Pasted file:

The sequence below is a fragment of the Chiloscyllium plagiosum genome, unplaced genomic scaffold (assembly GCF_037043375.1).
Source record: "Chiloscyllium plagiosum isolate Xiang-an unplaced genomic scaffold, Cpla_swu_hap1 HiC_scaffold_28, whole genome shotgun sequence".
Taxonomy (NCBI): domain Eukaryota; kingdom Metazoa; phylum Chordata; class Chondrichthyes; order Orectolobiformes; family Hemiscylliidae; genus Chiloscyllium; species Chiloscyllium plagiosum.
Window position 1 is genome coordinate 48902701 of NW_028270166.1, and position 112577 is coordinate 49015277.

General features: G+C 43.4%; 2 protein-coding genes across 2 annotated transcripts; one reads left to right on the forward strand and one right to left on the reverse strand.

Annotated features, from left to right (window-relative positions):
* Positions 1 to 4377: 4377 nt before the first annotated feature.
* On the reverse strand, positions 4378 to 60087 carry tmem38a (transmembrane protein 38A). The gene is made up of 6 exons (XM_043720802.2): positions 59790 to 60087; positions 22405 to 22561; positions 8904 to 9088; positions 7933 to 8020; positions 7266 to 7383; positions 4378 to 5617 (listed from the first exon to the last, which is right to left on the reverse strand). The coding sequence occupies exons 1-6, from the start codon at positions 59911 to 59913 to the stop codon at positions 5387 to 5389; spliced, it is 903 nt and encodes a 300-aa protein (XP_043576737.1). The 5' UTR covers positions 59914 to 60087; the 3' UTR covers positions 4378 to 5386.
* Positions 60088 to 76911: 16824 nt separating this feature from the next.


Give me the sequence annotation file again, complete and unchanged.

The sequence below is a fragment of the Chiloscyllium plagiosum genome, unplaced genomic scaffold (assembly GCF_037043375.1).
Source record: "Chiloscyllium plagiosum isolate Xiang-an unplaced genomic scaffold, Cpla_swu_hap1 HiC_scaffold_28, whole genome shotgun sequence".
Taxonomy (NCBI): domain Eukaryota; kingdom Metazoa; phylum Chordata; class Chondrichthyes; order Orectolobiformes; family Hemiscylliidae; genus Chiloscyllium; species Chiloscyllium plagiosum.
Window position 1 is genome coordinate 48902701 of NW_028270166.1, and position 112577 is coordinate 49015277.

General features: G+C 43.4%; 2 protein-coding genes across 2 annotated transcripts; one reads left to right on the forward strand and one right to left on the reverse strand.

Annotated features, from left to right (window-relative positions):
* Positions 1 to 4377: 4377 nt before the first annotated feature.
* On the reverse strand, positions 4378 to 60087 carry tmem38a (transmembrane protein 38A). The gene is made up of 6 exons (XM_043720802.2): positions 59790 to 60087; positions 22405 to 22561; positions 8904 to 9088; positions 7933 to 8020; positions 7266 to 7383; positions 4378 to 5617 (listed from the first exon to the last, which is right to left on the reverse strand). The coding sequence occupies exons 1-6, from the start codon at positions 59911 to 59913 to the stop codon at positions 5387 to 5389; spliced, it is 903 nt and encodes a 300-aa protein (XP_043576737.1). The 5' UTR covers positions 59914 to 60087; the 3' UTR covers positions 4378 to 5386.
* Positions 60088 to 76911: 16824 nt separating this feature from the next.